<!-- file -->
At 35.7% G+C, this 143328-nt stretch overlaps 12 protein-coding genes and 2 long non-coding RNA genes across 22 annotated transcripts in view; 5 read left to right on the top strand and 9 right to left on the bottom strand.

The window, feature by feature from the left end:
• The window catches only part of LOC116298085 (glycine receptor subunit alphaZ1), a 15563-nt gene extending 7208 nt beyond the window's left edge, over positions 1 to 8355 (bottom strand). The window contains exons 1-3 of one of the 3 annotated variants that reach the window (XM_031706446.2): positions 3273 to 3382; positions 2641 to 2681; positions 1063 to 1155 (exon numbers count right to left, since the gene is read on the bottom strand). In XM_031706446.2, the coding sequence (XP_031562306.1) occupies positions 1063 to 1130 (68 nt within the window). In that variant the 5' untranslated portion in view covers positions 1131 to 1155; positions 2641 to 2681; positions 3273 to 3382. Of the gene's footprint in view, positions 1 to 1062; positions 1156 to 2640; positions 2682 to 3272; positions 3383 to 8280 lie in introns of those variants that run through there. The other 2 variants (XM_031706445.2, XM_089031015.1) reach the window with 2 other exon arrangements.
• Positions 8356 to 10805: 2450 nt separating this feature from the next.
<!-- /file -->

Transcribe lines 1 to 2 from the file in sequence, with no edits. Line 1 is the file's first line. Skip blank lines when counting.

At 35.7% G+C, this 143328-nt stretch overlaps 12 protein-coding genes and 2 long non-coding RNA genes across 22 annotated transcripts in view; 5 read left to right on the top strand and 9 right to left on the bottom strand.

The window, feature by feature from the left end: